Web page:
He's not dead, he's resting
Stopping Pythons from eating your Rams
As various people have found out the hard way, and much to my annoyance because my laptop is memory starved, building Paludis can sometimes take lots and lots of RAM.
Originally, we didn’t do anything about this. But unfortunately lots of users have silly things like
MAKEOPTS="-j9", which can result in the build process wanting somewhere in the region of eight gigs of RAM, which in turn leads to users whining about gcc internal errors or random processes being OOMed. So we stuck a nasty hack in the ebuild that would reduce MAKEOPTS based upon how much free memory you had — all very well, but it screws over distcc users and isn’t even necessary for many combinations of
USE flags and
It’s worth working out exactly what makes the compiler memory usage so high. It’s fairly easy to figure out that it’s only an issue when building the Python bindings. We use Boost.Python for these, and unfortunately Boost will quite happily use horrible preprocessor hacks that result in huge generated source files and all sorts of nasty workarounds just to get code to work on ancient unsupported Microsoft compilers. It’s enough of a problem for enough people that there’s a tutorial section on reducing memory consumption for Boost.Python, but we already do those things.
There’s something else interesting, though. With debugging turned on (which autotools does by default), we need something like 800MBytes to compile one particular Python binding file. With it turned off, we only need 300MBytes, which is much less likely to be a problem (and more to the point it won’t make my laptop start swapping). It turns out that building the Python bindings with
-g isn’t even useful — gdb doesn’t give particularly useful backtraces on the Python interpreter, and there are better ways of tracking down problems there.
So it looks like it makes sense to add
-g0 (after checking that the compiler supports it) to
CXXFLAGS for the Python bindings. Easy enough, right?
Wrong. As with everything else involving autotools, we have to jump through all sorts of convoluted hoops to do this.
CXXFLAGS is a user variable (so we aren’t supposed to change it), and it takes precedence over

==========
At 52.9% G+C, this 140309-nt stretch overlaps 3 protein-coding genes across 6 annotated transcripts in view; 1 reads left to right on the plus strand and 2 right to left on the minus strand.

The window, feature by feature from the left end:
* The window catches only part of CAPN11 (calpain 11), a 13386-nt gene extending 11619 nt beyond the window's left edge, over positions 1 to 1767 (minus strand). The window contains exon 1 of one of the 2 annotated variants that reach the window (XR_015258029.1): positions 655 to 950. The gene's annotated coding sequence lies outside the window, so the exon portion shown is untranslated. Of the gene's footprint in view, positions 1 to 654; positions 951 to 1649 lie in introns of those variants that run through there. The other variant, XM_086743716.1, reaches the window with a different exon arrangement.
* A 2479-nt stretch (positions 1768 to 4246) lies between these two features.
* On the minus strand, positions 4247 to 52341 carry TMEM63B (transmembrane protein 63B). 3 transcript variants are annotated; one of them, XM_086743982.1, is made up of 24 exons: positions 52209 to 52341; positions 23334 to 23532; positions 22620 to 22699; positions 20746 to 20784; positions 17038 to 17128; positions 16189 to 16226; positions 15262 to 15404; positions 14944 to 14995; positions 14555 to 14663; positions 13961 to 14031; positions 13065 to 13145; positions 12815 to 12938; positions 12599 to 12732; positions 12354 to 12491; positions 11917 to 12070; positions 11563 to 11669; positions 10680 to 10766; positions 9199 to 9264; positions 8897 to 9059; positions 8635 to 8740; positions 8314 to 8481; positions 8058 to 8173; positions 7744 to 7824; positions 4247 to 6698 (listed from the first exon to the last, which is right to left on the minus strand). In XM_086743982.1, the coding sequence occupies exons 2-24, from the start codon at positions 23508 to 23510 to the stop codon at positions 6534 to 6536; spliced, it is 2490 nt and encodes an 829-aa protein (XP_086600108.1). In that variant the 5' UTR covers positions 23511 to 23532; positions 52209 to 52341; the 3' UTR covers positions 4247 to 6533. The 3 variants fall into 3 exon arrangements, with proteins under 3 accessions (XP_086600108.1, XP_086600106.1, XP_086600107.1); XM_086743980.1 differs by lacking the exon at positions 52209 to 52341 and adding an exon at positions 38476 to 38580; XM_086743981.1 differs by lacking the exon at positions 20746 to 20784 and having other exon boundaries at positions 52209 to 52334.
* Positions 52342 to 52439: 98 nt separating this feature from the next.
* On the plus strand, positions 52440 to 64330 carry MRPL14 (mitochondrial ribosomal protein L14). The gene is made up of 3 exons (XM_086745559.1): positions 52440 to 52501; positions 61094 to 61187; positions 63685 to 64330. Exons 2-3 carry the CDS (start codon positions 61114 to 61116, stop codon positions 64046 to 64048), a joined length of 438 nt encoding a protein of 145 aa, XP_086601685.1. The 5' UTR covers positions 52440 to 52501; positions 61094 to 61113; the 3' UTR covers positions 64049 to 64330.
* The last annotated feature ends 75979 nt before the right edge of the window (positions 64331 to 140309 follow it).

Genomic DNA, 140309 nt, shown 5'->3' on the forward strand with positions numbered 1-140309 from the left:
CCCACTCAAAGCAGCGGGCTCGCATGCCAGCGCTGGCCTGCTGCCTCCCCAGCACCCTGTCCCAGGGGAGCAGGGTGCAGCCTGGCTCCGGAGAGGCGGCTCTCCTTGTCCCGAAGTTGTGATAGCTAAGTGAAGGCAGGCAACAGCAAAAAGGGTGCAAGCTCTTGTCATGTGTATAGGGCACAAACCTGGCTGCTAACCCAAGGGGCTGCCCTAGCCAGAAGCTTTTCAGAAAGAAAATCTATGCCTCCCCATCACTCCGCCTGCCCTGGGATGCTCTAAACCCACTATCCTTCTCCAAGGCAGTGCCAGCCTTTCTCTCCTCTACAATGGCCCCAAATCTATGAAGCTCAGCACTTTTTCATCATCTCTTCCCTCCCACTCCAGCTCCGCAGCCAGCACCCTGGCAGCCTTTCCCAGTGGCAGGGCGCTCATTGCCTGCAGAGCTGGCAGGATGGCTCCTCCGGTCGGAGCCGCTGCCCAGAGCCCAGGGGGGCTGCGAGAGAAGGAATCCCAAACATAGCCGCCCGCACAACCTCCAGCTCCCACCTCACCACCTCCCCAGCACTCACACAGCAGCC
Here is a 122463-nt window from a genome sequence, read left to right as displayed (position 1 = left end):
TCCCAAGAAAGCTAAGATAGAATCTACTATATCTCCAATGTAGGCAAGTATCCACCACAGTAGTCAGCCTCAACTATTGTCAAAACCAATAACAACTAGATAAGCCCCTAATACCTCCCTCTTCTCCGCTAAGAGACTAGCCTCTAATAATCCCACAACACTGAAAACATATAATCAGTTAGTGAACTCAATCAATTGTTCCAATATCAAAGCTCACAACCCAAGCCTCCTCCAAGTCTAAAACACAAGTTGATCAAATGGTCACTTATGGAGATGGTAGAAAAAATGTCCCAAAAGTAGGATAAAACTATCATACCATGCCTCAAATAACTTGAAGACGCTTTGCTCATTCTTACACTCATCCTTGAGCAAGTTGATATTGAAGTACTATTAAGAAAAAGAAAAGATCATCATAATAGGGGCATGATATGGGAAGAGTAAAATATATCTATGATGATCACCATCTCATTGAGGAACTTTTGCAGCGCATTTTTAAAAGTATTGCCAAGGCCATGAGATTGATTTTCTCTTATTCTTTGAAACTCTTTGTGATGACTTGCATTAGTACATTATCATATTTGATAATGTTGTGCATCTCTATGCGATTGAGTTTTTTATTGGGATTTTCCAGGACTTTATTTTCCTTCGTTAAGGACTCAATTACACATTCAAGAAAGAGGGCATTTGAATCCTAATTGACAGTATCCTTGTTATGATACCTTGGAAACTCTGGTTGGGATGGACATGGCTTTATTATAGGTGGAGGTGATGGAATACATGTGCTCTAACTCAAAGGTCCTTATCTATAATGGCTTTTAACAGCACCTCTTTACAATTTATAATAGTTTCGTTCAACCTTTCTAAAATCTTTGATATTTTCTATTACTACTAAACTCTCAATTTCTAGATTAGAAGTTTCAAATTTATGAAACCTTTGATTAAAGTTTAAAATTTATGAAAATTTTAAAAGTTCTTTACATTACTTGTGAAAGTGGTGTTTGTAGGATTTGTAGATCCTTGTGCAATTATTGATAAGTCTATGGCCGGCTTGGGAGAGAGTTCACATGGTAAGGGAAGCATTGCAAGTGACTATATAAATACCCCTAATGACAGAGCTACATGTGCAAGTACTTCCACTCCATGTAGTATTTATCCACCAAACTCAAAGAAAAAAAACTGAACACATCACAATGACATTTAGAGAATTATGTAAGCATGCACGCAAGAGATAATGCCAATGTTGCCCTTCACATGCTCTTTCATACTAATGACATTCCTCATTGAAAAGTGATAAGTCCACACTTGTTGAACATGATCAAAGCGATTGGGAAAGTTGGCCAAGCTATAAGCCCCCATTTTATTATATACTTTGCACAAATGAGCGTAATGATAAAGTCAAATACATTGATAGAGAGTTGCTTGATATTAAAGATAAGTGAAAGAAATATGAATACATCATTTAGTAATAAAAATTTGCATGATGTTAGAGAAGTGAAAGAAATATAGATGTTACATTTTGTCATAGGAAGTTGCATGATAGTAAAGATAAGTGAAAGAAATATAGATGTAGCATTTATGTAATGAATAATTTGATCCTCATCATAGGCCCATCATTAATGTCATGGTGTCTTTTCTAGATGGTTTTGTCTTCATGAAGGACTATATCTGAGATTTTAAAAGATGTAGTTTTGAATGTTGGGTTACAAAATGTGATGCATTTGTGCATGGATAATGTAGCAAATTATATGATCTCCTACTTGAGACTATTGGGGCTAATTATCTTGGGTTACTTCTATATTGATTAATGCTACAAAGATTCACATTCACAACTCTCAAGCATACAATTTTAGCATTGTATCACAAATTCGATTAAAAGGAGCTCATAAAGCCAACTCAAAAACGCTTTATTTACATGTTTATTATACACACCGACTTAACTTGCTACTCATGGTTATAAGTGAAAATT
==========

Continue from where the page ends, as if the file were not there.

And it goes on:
AM_CXXFLAGS (which we can change). There’s no ‘more important than the user variable’ variable, and we can’t sensibly override
CXXCOMPILE, so this gets messy. We have to abuse
configure.ac to remove the debugging options from the user’s
CXXFLAGS and move them into something that ends up in
AM_CXXFLAGS, which we can then override. Horrid.
The next Paludis release will include this voodoo, which should improve things considerably and let us avoid the nasty
MAKEOPTS mangling. But it’s still not ideal.
Most Gentoo users have
USE="python" set, either from profiles or explicitly. Most of these users do not want to build the Python bindings. Some of these users don’t think to look at the dependencies before moaning that Paludis requires Boost, so they don’t even realise it’s only because they’re using a
USE flag they probably don’t want enabled. So what can we do about this?
We can’t use
IUSE defaults, since we don’t really want to use anything later than EAPI 0 for package manager ebuilds. We could turn off
python selectively in
package.use, but lots of users still have
USE="python" set explicitly. So we use a different
USE flag name. We’ve gone for
python-bindings, along with a use description that makes it clear that thinking “well I have some things that use Python so I probably want this flag on” is wrong.
For consistency, we’ve also renamed
ruby-bindings. These are a lot more useful than the Python bindings (
playman is written in Ruby), and a lot faster to build thanks to Ruby having a reasonably sane API, so we might end up having to mess with profiles to turn them on by default.
I might end up reverting all of this if it turns out it does more harm than good. We’ll see.